Friday, March 30, 2012

Notes on Mark: The Scribes

MARK 1:21, 22
Having seen how the Torah was viewed, we can now see why the scribes were so important. Someone had to tell everybody what was right and wrong for everyday living. After reading about how the scribes' systems worked it is clear why Jesus' teachings were so startling.
To give this study [of the Torah] ... a class of scholars arose. These were the Scribes, the experts in the law. The title of the greatest of them was Rabbi. The scribes had three duties.

(i) They set themselves, out of the great moral principles of the Torah, to extract rules and regulations for every possible situation in life. Obviously this was a task that was as endless...

(ii) It was the task of the scribes to transmit and to teach the law and its developments. These deduced and extracted rules and regulations were never written down; they are known as the Oral Law. Although never written down they were considered to be even more binding than the written law. From generation to generation of scribes they were taught and committed to memory...

(iii) The scribes had the duty of giving judgment in individual cases; and, in the nature of things, practically every individual case must have produced a new law.

Wherein did Jesus' teaching differ so much from the teaching of the Scribes? He taught with personal authority. No Scribe ever gave a decision on his own. He would always begin, "There is a teaching that ..." and would then quote all his authorities. If he made a statement he would buttress it with this, that, and the next quotation from the next great legal masters of the past. The last thing he ever gave was an independent judgment.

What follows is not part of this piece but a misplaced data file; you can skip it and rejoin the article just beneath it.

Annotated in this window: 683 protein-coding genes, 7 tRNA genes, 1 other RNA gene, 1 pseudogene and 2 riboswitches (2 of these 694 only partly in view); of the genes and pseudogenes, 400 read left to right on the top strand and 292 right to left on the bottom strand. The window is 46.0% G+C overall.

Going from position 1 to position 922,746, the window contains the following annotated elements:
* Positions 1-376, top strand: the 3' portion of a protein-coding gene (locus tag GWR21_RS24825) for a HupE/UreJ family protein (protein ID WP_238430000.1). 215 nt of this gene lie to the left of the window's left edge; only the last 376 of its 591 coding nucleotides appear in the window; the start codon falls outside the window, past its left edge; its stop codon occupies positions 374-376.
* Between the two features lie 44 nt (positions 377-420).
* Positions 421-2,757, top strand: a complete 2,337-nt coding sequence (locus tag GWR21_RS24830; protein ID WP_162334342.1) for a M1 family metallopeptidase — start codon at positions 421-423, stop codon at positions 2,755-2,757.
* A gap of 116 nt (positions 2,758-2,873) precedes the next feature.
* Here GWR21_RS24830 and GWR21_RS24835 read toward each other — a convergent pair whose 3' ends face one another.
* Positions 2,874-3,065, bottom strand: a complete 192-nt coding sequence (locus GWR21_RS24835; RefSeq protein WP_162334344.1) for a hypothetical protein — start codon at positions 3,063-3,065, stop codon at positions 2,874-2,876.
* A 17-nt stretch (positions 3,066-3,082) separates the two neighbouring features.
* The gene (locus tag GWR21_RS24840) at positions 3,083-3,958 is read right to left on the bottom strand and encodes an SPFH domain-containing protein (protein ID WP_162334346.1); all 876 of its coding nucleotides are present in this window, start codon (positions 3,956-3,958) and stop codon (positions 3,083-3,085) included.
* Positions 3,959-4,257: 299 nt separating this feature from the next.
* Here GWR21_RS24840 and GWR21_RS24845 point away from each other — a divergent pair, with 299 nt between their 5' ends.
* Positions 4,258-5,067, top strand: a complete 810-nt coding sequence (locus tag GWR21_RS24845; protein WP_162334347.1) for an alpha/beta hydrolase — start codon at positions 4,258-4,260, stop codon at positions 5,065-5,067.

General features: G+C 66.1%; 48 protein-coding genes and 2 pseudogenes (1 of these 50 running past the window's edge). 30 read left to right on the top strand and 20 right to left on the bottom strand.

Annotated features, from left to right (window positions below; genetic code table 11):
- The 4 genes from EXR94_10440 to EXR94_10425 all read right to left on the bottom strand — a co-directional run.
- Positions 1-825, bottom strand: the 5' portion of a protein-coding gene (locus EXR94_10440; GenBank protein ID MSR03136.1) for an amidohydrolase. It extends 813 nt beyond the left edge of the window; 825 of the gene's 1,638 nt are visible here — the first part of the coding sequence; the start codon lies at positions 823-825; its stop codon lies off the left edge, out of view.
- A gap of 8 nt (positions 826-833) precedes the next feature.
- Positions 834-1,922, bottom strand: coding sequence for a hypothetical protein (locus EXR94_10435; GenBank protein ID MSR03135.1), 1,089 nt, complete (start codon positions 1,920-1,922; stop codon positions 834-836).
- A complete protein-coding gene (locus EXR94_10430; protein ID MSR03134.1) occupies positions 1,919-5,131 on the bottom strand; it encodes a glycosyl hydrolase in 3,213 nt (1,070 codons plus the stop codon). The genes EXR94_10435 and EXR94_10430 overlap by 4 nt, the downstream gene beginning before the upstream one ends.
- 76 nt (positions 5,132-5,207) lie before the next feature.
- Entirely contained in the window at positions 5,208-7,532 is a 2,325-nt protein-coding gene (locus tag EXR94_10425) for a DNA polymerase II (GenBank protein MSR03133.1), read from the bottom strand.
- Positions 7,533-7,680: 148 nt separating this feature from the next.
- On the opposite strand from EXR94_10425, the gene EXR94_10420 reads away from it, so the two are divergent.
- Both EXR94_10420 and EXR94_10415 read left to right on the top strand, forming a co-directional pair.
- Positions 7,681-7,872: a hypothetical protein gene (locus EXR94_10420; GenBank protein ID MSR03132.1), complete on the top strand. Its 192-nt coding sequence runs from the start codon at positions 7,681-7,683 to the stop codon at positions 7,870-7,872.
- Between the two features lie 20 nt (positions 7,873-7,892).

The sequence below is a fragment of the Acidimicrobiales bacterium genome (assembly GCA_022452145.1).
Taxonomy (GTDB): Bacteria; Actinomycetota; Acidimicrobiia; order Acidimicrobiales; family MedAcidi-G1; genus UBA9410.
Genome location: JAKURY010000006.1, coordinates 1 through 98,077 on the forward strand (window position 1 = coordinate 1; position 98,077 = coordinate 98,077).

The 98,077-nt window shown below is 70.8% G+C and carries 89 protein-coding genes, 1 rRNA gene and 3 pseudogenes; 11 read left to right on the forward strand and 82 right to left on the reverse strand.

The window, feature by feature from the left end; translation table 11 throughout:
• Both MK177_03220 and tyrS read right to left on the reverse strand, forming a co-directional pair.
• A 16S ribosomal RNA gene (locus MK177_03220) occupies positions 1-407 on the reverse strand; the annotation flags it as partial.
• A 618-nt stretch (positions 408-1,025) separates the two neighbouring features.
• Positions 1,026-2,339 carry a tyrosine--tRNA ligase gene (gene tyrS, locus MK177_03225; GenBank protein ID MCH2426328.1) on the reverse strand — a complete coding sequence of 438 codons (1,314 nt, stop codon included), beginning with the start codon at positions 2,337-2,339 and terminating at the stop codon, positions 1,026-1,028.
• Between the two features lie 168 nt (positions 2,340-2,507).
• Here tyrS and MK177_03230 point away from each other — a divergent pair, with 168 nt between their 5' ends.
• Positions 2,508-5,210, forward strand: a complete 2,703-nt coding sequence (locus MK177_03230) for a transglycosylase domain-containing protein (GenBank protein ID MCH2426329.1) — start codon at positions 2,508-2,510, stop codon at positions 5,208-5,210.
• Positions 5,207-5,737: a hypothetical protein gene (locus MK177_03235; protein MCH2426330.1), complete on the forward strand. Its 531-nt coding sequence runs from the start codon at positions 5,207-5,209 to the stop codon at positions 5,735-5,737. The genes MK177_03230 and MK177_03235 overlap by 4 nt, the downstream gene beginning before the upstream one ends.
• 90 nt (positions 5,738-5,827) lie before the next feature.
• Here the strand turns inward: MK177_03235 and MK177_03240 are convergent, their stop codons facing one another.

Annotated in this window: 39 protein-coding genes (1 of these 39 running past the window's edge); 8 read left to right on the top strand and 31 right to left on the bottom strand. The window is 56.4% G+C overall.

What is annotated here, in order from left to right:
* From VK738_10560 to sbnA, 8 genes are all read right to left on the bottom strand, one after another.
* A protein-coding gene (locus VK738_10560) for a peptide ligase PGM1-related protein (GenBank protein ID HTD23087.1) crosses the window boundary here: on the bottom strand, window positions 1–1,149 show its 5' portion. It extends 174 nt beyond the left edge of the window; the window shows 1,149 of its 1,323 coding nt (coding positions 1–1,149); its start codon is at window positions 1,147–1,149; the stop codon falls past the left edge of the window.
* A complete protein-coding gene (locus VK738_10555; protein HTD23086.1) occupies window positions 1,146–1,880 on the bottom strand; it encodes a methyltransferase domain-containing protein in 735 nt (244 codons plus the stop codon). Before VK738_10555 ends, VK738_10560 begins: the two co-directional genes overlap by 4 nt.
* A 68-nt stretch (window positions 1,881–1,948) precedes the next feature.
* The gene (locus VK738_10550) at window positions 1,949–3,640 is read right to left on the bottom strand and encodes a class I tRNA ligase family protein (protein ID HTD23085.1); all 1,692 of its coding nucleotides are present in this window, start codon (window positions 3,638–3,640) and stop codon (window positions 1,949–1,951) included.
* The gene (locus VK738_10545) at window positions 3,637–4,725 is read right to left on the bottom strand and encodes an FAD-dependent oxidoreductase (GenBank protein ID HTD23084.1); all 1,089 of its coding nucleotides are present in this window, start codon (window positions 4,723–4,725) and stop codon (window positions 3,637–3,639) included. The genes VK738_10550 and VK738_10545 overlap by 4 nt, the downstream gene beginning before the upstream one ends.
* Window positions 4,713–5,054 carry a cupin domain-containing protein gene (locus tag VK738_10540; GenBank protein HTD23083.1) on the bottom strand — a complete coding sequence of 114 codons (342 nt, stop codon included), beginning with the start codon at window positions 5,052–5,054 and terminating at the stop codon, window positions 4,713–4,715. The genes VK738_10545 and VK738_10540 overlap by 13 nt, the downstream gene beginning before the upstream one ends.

Reading about how the scribes gave the decisions made me flash on all the times that Jesus would say, "You have heard it said ... But I say to you..." and then give his own personal teaching with a definite air of authority. No wonder everyone was blown away!

All excerpts in this post are from: The Gospel of Mark (The Daily Bible Series, rev. ed.) by William Barclay

* Not a Catholic source and one which can have a wonky theology at times, but Barclay was renowned for his authority on life in ancient times and that information is sound.

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